Engadget is reporting that the iPod tattoos being provided by HP can leave an unpleasant aftertaste.
I have some Gmail invitations to give away. All of my friends and online acquaintances already have accounts. It seems that Gmail4Troops has a surplus of invitations to give out.
So, here’s your chance to get in the club. These are the criteria, and you can leave them in the comments:
1. You must be a current Newton MessagePad or eMate owner. Not a former owner, not a wanna-be owner. It doesn’t matter which model Newton you own.
2. State your Newton’s model number, and provide a link to a picture of the device. A picture of your personal Newton, not a generic photo of your particular model. It can even be a crappy mobile phone shot.
3. Let us know if you still use your Newton every day, or is it more of a novelty you tinker with from time to time (like my 2100).
Obviously, there is a certain amount of trust involved on my end, and a lot of honesty involved on your end. Don’t be a lame faker. The first six (6) respondents get a Gmail account.
That is the question.
I have wondered, of late, if I should continue to bother. If I shouldn’t just stop categorizing, and kill all current categories. As a blogger, some times it is downright annoying trying to categorize a post. If a category doesn’t yet exist, you have to create one. If you create one, then you may go months without a post assigned to that category again.
I have found, as a blog reader, that I really don’t pay attention to categories on others’ sites. If I discover a new blog, and want to read more than just the post that brought me there, I usually go in reverse chronological order, rather than sorting through categories.
I know some of my fellow bloggers out there utilize categories, and some do not. I’m looking for both bloggers and blog readers to weigh in on this issue. Leave your thoughts, pro or con (or both), in the comments.
Have you head the radio ad from Register.com with the two guys, “We lost the client because we didn’t have a web site”? What utter tripe. Apparently, Register.com doesn’t have a clue how an actual sales meeting would work.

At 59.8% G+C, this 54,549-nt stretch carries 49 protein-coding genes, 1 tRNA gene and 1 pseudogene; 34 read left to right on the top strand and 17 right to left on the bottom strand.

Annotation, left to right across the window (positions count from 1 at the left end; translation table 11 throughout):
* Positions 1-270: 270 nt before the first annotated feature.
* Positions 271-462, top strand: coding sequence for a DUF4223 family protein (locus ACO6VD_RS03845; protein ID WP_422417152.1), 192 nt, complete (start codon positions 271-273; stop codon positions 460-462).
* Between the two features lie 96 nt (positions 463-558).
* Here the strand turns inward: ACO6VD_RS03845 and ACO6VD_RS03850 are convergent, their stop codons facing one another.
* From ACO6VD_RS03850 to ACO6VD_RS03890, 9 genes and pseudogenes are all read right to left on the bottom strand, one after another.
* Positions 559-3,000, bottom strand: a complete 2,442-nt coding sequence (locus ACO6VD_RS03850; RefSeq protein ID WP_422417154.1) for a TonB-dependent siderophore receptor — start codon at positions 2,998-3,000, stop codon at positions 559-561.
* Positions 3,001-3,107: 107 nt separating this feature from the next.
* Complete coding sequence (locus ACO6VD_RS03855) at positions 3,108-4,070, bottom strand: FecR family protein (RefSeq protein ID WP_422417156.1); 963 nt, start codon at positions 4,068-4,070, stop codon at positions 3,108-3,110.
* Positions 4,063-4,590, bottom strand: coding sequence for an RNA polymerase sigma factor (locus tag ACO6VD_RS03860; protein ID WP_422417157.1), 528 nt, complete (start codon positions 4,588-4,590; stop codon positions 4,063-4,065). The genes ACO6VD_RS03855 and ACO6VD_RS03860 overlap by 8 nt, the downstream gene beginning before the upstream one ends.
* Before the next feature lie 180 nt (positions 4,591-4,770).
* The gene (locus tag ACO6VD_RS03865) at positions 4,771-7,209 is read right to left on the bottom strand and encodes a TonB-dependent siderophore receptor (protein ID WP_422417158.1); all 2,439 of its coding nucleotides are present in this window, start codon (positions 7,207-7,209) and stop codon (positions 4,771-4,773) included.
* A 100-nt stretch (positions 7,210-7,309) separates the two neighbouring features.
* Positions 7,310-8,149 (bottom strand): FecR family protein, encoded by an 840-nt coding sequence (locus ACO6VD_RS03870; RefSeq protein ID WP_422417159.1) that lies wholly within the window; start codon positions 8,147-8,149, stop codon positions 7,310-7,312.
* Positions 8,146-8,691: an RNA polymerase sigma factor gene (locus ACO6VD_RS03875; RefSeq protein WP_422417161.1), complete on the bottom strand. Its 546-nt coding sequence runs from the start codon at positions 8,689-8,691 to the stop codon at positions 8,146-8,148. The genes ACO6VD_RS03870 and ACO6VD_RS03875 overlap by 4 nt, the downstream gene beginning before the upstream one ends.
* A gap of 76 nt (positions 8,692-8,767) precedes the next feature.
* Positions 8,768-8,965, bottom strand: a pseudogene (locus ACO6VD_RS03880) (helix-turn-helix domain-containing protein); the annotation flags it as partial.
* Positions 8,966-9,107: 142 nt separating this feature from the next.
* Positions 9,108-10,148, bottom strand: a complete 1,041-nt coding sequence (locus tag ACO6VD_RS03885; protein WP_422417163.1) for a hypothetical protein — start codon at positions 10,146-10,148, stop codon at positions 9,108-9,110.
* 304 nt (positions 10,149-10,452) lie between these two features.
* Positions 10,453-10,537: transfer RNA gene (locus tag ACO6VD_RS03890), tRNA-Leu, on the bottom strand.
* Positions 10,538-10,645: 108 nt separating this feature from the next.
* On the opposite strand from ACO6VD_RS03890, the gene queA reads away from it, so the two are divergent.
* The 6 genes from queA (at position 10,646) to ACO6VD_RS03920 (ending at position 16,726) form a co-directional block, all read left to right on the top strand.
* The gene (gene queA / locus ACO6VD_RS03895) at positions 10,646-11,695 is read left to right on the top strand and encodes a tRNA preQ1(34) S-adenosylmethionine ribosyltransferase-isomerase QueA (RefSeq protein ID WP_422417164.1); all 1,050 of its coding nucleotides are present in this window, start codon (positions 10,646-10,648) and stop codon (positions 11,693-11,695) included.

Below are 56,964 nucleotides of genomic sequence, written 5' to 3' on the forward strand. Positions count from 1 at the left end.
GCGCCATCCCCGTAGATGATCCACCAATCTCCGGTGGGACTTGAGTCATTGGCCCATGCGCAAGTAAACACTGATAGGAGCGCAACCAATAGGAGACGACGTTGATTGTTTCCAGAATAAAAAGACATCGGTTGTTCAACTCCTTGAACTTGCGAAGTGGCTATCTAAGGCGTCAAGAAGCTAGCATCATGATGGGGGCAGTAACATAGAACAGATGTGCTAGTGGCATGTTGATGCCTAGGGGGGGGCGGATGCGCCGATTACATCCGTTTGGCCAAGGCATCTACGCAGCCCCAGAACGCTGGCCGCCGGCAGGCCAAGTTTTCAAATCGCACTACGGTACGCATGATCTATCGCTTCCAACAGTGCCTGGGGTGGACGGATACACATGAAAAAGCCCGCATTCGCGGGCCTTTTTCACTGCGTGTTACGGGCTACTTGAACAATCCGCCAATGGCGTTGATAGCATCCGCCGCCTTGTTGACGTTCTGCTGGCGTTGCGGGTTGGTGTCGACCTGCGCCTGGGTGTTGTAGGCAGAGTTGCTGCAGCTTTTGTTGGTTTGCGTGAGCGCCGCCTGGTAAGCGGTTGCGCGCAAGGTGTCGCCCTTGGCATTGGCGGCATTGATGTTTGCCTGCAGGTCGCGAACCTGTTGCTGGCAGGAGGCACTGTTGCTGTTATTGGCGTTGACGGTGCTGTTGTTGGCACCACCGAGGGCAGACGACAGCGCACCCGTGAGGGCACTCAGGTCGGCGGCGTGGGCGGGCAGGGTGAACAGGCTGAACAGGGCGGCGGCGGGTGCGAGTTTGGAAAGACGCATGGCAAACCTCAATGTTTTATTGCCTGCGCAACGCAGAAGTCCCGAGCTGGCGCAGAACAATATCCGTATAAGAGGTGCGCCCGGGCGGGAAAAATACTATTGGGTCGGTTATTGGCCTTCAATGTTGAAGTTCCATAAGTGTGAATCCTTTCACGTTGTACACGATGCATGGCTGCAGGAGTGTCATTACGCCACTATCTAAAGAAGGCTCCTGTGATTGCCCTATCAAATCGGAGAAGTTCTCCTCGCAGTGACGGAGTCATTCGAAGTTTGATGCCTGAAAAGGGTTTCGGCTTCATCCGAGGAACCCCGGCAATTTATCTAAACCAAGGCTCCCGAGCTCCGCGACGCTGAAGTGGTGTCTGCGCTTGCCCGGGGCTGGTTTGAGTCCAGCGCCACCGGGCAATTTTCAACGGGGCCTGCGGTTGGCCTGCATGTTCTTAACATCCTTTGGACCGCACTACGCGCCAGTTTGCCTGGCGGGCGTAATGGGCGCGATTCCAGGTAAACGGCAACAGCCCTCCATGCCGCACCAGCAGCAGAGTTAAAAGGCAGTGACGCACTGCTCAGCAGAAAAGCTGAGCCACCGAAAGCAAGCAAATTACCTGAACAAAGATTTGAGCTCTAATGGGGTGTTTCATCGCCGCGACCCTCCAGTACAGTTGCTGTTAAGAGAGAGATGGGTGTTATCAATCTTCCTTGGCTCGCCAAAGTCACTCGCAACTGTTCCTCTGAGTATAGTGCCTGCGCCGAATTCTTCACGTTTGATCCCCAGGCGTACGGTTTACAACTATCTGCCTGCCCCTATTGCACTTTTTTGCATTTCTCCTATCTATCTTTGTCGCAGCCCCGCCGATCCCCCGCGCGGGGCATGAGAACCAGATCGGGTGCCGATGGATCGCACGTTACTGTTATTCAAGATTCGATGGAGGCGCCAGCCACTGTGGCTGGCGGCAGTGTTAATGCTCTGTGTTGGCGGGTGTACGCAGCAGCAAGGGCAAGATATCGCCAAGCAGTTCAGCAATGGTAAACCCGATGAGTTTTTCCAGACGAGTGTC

If I am a sales person, already in a client’s office, meeting face to face, half the battle is already won. I am the face of my company, especially if the company is my own. I have full knowledge and pricing of my company’s products, and can show examples to the client in question. Presumably, on my business card will be an e-mail address of some kind, so the client can get in touch with me in some manner other than by phone. If said client–who has met me, seen my examples, been given a catalog, brochure, or other marketing materials, as well as my prices–then decides to not buy my products or services simply because I do not have a web site, then said client is insane.
If by not having a web site means one would not have an e-mail address, then Register.com should note that in their commercial. The whole thing is nonsense, and really annoys me each time I have to hear it. And for crying out loud, don’t pay Register.com twenty bucks when you can go to GoDaddy and register a domain name for nine dollars.
Top 10 search phrases for retrophisch.com for the first three days of September:
1. powerbook skin
2. definition of a liberal
4. conservative democrats
5. disassemble ipod
6. blaser r93 lrs2
7. barney cam
8. lsu tiger stadium
9. apple powerbook g4 12
10. powerbook benchmarks
The September issue of About This Particular Macintosh is now available. Ellyn sneaks in a word on integration, while Matt pontificates over the new iMac. David Ozab discusses a recent copyright case, and Paul has the latest from the world wide web.
It’s the Chris Lawson review issue, as the licensed pilot (be afraid, be very afraid) examines a hardware hacking book, the iRac, and the MicFlex. Oh, and Eric looks at DEVONnote while Michael puts my next keyboard through its paces. Some great renderings by Mark Feemster are available as desktop pictures.
Enjoy the fruits of our volunteer labor on behalf of the Macintosh-using public!